1. What is a “day in the life” of Ekaterina like?

A typical day starts between 5:30 and 6 am. Around 7 am I start to read and work on the brain-heavy tasks at my kitchen desk until around 10 or 11 am. After that, I bike about 30 min to the institute where I spend the rest of my day. I either continue the work I started in the morning, or I meet with my research group, my supervisors, or colleagues for science chats and seminars. Usually, I finish between 4 and 5 pm, then I bike to sports classes or home again. In the evening I wind down and reduce the stimuli. I often meditate and read.

  1. What are you seeking to accomplish in your career?

I do not aim at a particular long term goal. In best of all worlds the time I spend doing science every day is time I will not regret. I wish to always be at peace with letting go of astronomy the next day.

  1. What do you like to do when you’re not doing research?

I consider myself an effective altruist, which entails a lot of interest in moral philosophy, economics, psychology, and many other disciplines. I enjoy diving into other fields a lot, and effective altruism has a welcoming community that shares these values. So I like to spend time in this community and other networks of young people who are interested in interdisciplinary research. Whenever I can squeeze it in, I walk or run outside. This is great when you are travelling for work, too, no equipment required!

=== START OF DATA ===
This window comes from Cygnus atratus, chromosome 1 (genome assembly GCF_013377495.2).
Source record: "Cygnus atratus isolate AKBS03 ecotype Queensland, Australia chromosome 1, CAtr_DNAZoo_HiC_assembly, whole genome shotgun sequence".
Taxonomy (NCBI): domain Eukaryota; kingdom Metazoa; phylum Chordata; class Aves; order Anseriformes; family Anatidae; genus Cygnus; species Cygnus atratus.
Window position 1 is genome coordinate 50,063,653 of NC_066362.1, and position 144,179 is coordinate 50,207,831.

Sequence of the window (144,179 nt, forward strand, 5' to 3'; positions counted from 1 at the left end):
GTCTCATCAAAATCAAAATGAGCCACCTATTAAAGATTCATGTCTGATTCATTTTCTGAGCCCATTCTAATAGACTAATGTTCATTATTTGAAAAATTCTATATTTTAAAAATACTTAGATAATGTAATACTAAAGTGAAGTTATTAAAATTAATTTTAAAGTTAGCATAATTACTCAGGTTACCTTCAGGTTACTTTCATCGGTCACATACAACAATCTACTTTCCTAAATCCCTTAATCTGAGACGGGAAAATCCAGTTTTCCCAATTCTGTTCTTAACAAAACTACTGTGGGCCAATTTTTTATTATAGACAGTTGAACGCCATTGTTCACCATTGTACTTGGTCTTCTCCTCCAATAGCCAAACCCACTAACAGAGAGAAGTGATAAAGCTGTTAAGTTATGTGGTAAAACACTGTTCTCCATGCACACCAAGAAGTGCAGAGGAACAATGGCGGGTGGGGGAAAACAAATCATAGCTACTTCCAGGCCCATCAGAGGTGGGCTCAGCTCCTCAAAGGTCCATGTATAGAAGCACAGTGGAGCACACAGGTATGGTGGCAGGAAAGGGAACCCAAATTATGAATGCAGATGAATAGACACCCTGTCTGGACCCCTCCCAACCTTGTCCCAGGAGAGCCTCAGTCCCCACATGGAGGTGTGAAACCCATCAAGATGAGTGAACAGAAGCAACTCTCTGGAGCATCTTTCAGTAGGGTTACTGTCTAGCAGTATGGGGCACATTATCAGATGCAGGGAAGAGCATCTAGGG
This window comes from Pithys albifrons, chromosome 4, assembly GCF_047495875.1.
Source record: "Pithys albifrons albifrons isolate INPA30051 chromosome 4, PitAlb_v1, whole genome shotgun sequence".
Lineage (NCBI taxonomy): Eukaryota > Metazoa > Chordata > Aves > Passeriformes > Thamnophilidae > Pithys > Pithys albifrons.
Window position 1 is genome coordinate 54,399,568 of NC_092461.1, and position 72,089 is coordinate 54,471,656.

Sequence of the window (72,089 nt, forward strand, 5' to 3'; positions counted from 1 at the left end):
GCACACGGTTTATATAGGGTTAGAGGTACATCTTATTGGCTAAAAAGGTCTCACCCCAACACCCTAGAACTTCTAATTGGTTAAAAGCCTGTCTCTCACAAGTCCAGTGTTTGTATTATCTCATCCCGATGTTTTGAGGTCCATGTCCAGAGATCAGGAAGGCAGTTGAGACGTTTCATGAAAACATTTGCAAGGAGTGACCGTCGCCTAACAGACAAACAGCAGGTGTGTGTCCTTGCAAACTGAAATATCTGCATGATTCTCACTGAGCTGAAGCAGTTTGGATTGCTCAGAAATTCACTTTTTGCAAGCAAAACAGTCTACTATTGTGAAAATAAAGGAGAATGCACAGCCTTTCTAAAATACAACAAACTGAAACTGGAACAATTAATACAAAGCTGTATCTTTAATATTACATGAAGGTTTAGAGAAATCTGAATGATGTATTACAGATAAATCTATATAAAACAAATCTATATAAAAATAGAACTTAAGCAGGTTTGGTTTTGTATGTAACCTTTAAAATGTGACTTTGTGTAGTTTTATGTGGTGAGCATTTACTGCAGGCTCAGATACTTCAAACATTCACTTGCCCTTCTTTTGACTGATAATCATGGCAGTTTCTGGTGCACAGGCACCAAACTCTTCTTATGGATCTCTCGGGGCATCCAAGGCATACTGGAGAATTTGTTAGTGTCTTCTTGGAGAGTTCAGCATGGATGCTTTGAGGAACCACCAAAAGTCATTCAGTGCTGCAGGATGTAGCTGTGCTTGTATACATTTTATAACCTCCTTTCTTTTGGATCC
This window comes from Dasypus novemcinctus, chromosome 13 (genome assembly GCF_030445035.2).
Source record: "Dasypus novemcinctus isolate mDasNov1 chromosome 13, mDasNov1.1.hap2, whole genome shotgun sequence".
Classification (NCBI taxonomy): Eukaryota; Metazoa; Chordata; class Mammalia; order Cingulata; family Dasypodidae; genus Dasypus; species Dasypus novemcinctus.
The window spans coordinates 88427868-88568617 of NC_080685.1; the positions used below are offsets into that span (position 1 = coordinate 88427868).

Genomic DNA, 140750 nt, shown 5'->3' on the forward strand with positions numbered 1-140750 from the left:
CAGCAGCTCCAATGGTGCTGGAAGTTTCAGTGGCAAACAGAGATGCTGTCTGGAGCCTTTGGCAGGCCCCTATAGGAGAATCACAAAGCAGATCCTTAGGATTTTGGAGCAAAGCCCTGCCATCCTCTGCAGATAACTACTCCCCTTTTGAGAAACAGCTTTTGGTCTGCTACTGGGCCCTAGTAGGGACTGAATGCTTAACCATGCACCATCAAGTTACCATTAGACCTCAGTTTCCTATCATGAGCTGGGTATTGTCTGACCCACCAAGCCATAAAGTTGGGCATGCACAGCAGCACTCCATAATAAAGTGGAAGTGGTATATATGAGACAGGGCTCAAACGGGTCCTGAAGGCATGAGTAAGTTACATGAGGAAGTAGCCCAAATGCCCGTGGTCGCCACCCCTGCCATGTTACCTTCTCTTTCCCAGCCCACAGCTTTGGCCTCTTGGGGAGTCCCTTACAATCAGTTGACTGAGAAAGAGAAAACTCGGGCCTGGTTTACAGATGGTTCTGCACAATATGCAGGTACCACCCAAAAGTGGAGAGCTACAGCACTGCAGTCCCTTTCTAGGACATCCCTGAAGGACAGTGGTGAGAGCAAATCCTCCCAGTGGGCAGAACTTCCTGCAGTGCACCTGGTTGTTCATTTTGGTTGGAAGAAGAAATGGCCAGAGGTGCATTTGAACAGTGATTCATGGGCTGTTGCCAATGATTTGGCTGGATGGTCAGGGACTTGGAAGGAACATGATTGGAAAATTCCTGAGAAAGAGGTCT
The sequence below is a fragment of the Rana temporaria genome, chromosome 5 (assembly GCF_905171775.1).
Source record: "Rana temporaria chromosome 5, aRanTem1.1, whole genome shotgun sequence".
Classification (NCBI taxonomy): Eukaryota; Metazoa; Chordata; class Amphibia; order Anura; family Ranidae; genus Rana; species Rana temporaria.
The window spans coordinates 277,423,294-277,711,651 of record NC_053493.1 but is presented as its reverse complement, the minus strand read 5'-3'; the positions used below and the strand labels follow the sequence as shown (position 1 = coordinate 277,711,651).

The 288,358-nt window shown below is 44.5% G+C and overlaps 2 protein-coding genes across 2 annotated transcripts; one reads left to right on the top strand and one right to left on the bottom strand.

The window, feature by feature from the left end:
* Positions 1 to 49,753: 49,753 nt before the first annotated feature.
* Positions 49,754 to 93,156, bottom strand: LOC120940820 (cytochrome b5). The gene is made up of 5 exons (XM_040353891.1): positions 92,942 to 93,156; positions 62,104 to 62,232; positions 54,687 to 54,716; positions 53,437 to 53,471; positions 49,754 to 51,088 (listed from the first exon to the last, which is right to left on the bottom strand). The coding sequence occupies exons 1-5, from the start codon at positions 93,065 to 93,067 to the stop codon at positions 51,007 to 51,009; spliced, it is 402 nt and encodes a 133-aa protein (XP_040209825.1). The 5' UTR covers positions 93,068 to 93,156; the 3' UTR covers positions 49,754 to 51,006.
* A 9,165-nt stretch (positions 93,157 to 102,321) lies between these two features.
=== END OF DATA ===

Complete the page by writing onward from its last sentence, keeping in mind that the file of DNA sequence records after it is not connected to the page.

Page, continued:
1. What advice do you have for other women interested in science?

Find mentors who mean it. If someone gives you a task, and leaves you alone for weeks, run. Even if you are a post-doc, you should have access to supervision and advice. Do not put up with “Just come to me when you need help.” because you will be asking yourself when you actually “need” this help. You sometimes do, but most of the time you will need someone who would show you the tricks. There is no need to learn anything “the hard way”. Do not be fooled by those who brag about having gone through these “hard times”. This is pure signalling and is nothing to strive for.

  1. In your opinion, what will be the next great breakthrough in physics?

No-one is a polymath these days, but if I was to bet money on the next breakthrough it would be neuroscience. I believe our understanding of the brain and the way we generate thoughts, emotions, memories, and how we learn has undergone some paradigm shifts in the past decades. I can well imagine a breakthrough that will put some major pieces of the puzzle together. I doubt it will be either physics or astrophysics.


What should be done to increase the number of female scientists and female professors?

There are several smaller steps that involve creating welcoming inclusive environments for all, like enforcing a code of conduct, pushing to get men and women to be equally represented at conferences, and implement frameworks for inclusive family time. But the most effective means in my opinion is feminist networks in science that span the entire career ladder from undergrad to full professorship.

Photo Credits: (1) Ekaterina Ilin, (2) Ekaterina Ilin